Did ‘Real Footage From 1895’ Appear in a TikTok Video?

Auguste and Louis Lumière were two French brothers who captured a number of films in the earliest days of motion pictures.

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A TikTok video claimed this Lumiere brothers footage was real film footage of people horses and carriage from 1895.
Image via Auguste and Louis Lumiere/David Martin

Claim

A TikTok video shows real film footage from the year 1895.

Rating

Context

The original footage is really from 1895. In 2020, a man named David Martin enhanced, colorized, and upscaled the Lumiere brothers' film, and even added sound effects.

Origin

In April 2021, a TikTok user under the name @Archival.Film posted a video and claimed it showed “real footage from 1895.” A caption on the video read: “The Lumiere family goes on a trip 1895.”

@archival.film

Real footage from 1895 #history#archive #oldfootage #europe #1895 #lumiere

♬ original sound – Archival.Film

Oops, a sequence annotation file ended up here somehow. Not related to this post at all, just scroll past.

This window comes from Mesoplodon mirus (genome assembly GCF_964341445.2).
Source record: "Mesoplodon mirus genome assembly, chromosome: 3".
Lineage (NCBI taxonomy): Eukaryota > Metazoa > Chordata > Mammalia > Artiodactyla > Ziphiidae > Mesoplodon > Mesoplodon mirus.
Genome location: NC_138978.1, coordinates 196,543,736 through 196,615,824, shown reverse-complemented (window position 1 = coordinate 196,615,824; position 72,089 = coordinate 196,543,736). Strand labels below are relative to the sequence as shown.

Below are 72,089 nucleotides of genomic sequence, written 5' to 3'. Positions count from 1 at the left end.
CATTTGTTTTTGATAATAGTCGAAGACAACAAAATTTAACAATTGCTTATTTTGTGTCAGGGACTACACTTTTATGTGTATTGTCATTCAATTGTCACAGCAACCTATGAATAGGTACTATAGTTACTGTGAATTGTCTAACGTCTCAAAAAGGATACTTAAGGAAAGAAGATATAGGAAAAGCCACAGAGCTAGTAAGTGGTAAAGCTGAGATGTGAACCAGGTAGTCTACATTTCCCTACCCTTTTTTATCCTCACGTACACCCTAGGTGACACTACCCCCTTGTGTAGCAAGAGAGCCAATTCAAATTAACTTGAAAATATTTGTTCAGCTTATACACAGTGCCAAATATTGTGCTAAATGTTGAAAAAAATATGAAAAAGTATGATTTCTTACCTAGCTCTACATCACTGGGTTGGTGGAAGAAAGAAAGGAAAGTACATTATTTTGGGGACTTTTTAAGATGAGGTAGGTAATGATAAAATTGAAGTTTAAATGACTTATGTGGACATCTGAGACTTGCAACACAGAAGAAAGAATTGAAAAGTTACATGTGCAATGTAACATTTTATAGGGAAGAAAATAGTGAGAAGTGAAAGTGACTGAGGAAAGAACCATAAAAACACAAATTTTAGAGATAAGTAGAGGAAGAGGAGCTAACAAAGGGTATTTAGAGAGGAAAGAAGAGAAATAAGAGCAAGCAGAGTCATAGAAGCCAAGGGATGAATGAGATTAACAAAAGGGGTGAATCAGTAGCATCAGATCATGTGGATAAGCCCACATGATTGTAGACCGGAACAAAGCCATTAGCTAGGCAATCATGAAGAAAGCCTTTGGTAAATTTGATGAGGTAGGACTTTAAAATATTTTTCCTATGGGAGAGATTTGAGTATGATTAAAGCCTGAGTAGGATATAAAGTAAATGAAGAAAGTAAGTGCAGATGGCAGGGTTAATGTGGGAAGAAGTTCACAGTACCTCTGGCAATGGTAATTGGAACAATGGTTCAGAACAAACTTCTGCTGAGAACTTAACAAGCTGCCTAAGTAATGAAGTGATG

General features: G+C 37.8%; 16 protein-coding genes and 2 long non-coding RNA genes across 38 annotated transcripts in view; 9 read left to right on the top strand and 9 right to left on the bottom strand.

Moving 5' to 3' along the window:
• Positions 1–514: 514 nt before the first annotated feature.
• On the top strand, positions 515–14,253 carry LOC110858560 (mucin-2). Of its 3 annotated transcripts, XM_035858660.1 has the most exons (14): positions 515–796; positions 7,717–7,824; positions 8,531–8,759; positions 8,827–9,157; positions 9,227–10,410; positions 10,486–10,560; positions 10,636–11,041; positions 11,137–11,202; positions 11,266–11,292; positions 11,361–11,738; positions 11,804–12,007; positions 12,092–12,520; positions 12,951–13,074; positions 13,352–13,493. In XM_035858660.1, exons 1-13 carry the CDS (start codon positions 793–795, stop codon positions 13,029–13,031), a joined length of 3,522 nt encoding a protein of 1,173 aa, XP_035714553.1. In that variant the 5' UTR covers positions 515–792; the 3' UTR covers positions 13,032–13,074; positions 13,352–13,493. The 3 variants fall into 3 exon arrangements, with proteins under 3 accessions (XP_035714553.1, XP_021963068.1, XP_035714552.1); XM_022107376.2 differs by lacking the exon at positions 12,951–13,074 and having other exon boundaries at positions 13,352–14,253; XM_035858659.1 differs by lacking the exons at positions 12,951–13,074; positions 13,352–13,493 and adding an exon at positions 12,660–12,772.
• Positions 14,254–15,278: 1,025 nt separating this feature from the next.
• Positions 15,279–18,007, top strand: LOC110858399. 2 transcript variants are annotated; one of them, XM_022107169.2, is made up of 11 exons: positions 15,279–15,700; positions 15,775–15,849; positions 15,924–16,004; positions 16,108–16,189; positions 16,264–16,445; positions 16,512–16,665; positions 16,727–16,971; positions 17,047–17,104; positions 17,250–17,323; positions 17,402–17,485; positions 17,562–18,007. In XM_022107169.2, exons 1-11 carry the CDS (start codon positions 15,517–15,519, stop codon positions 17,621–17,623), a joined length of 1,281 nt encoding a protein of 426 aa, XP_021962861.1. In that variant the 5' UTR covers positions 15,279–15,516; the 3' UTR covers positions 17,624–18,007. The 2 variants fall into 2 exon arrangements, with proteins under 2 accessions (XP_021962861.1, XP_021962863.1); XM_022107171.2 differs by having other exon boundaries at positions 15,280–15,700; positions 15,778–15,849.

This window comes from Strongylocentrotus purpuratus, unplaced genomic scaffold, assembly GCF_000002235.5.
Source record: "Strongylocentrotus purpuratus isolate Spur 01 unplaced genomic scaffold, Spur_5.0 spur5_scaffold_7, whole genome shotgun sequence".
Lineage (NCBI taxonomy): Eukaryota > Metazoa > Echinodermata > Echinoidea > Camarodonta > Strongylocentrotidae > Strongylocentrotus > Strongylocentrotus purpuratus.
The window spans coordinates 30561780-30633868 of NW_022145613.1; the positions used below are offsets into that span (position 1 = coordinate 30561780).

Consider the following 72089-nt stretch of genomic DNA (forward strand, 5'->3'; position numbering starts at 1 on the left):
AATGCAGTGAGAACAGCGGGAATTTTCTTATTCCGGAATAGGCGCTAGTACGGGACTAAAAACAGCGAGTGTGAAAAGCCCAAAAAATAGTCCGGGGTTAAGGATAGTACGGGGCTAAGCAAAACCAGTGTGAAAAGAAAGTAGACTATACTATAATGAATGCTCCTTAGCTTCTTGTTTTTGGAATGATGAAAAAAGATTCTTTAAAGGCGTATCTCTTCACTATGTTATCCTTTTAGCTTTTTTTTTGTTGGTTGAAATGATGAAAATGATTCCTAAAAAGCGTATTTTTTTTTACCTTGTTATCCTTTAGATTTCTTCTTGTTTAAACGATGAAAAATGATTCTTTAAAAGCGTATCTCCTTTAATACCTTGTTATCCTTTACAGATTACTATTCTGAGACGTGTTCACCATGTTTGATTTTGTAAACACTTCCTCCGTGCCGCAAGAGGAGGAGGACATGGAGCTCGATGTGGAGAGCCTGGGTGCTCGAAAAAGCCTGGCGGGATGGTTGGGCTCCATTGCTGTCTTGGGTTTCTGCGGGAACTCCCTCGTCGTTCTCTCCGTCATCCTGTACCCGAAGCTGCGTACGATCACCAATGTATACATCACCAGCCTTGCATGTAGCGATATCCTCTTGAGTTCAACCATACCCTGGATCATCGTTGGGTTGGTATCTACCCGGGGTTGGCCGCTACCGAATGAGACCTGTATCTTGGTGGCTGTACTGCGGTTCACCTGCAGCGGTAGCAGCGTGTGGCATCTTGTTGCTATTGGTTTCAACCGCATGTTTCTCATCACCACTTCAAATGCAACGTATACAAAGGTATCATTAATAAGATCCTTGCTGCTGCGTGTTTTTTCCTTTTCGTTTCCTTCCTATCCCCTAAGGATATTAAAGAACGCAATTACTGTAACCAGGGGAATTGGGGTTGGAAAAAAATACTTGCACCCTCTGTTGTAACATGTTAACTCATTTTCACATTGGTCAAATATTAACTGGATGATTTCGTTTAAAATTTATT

It’s true that the video showed real footage from the 19th century. The film’s title is “Départ en voiture,” which roughly translates to “Departure by carriage.”

It was captured by the groundbreaking French filmmakers Auguste and Louis Lumiere, better known as the Lumiere brothers, who shot some of the earliest films in motion picture history.

On May 23, 2020, it was remastered and upscaled to 4K quality in beautiful color by a YouTube user named David Martin. Audio was also added with a number of sound effects to give an idea of what the scene may have been like at the time it was filmed:

In a March 2021 interview with the 20 Minutes blog, Martin said that his process includes doubling the frame rate from 25 to 50 frames per second. He then colorizes each scene and increases the resolution to 4K. He estimated that it takes him around 10 hours to restore a one-minute film.

In the interview, Martin said that he was impressed with the time and effort that likely went into framing every shot that the Lumiere brothers filmed:

“The sequences show scenes of life like a documentary. The composition of each scene, the place of the camera… It was all extremely well thought out, very creative.

When I watch these films, it’s as if I were at the Musée d’Orsay observing Impressionist paintings,” he explains.

Today, he has restored about 30 of them and intends to continue his mission. “I hope I can continue for years … If my wife allows me,” he concludes with a smile.

The original black-and-white film without sound was also available on YouTube:

A number of other restored and upscaled films are available on Martin’s YouTube channel.

We reached out for more details and will update this story should we receive any further information.